The Faculty of Humanities was the Hebrew University’s first faculty, and has since been home to the great minds that have nurtured and inspired subsequent generations.
The Hebrew University's Division of Oral History has launched a new website that provides public access to 900 previously unavailable Holocaust-related voice recordings and transcripts. This website will serve as an invaluable resource benefitting the study, research and production of materials relating to the Shoah.
A gold medallion etched with a menorah, Torah scroll and shofar (ram’s horn) — uncovered during recent excavations at the foot of the Temple Mount — is described by Hebrew University archaeologist Dr. Eilat Mazar as “a breathtaking, once-in-a-lifetime discovery.” The “Ophel treasure” cache also included 36 gold coins spanning more than two centuries and gold and silver jewelry.More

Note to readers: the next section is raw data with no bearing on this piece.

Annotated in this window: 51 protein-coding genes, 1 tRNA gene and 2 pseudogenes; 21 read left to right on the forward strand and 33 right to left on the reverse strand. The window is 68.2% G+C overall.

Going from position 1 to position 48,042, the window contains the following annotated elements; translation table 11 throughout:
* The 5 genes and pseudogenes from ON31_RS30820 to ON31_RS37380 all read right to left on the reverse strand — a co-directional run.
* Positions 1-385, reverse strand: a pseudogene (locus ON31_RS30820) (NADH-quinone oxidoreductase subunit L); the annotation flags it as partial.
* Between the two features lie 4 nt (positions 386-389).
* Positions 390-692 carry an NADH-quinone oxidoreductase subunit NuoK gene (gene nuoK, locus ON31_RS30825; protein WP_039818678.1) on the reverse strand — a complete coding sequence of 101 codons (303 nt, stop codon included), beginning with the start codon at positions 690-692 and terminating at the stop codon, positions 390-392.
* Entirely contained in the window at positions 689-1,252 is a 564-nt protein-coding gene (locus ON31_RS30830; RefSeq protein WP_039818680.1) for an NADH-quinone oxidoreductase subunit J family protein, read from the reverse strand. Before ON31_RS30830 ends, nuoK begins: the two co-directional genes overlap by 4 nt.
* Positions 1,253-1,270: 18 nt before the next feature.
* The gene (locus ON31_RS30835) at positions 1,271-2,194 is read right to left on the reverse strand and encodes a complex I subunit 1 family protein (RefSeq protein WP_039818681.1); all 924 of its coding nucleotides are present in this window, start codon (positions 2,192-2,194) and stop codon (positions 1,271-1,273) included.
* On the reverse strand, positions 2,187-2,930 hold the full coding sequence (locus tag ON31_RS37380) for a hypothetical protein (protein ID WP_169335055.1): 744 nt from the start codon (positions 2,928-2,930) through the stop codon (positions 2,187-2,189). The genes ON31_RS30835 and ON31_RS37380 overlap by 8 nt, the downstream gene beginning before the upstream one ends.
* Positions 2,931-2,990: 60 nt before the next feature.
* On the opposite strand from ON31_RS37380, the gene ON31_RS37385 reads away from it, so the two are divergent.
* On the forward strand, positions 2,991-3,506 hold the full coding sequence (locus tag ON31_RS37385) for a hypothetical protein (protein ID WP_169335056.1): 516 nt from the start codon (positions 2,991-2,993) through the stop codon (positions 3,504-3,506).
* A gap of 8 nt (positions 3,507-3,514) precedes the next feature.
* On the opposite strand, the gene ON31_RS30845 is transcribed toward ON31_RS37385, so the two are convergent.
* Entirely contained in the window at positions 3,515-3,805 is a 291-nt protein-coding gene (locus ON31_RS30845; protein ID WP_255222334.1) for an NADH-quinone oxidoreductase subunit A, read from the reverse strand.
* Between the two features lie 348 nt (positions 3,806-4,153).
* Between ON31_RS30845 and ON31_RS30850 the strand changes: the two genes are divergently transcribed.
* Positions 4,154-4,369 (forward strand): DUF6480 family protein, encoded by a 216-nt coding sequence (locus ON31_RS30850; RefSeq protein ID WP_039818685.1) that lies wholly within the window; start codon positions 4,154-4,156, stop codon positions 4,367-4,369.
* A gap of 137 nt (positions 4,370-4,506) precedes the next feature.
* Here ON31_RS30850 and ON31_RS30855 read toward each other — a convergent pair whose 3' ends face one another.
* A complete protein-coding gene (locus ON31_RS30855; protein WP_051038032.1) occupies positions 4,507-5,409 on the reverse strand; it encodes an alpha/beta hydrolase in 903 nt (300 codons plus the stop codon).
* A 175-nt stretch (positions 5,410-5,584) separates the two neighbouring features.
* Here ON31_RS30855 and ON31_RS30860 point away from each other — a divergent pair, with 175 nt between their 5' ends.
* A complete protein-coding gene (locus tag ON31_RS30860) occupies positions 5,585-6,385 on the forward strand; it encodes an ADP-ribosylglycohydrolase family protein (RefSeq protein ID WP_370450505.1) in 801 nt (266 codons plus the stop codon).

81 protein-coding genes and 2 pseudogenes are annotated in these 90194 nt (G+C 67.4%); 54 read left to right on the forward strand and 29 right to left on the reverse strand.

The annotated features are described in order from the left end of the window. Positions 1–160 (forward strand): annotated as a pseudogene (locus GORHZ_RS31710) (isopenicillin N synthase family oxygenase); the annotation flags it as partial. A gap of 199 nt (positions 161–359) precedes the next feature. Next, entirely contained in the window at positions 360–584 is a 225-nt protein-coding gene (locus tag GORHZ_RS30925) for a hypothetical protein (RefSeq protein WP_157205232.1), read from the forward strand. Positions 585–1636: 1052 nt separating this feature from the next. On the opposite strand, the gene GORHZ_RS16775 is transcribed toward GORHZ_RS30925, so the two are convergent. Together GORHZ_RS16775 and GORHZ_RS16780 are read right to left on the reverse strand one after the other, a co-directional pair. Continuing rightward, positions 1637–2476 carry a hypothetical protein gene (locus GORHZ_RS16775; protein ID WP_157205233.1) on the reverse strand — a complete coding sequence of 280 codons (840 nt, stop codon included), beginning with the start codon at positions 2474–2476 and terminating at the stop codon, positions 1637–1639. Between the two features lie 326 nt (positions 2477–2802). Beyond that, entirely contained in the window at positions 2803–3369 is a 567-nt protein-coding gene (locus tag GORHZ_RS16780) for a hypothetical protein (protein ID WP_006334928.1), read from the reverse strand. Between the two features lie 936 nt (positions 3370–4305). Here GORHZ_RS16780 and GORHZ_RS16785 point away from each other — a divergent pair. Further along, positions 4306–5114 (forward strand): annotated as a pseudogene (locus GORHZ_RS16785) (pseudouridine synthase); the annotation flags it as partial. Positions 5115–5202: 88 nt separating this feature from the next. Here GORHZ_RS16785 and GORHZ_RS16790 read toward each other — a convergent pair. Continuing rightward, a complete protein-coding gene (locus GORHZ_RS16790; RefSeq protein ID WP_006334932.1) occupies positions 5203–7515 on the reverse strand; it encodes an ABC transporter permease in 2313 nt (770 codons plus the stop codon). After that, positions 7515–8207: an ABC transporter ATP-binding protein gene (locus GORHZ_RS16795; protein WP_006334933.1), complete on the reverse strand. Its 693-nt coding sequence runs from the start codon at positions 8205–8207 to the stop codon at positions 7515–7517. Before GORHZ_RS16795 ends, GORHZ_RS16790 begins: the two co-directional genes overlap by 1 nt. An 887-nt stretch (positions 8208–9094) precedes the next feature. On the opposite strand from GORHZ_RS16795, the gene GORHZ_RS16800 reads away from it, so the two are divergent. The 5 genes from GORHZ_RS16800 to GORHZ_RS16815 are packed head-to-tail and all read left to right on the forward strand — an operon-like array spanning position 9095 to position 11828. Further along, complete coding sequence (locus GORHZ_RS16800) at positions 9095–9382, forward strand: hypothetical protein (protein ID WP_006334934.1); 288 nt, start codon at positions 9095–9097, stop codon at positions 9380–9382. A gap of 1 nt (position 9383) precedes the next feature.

For the first time in Israel, a new one-year master’s program in Jewish education, aimed at Jewish and non-Jewish educators and taught in English, gives students who are not fluent in Hebrew the added dimension of ‘the Israel experience.’ In addition to Jewish educators, the program is geared to those from non-Jewish minority groups who are interested in acquiring the educational tools that will help them preserve their legacy.More
The Institute of Archaeology’s 2013 excavation season has yielded several key finds. Working near Jerusalem’s Temple Mount, Dr. Eilat Mazar has uncovered the oldest alphabetical written text ever found in the city, from the times of Kings David and Solomon. In an unexpected discovery at a site near the Sea of Galilee, Prof. Amnon Ben-Tor and Dr. Sharon Zuckerman unearthed part of a unique Sphinx belonging to pyramid-building pharaoh King Mycerinus.More
February 15, 2013: In 2007, after a 40-year search, renowned archaeologist Professor Ehud Netzer of the Hebrew University’s Institute for Archeology discovered King Herod’s tomb at Herodium on the edge of the Judean Desert. The world’s first exhibition on the life and legacy of Herod recently opened at the Israel Museum in Jerusalem; it is dedicated to the memory of Prof. Netzer who died in 2010, at the site of his seminal discovery.More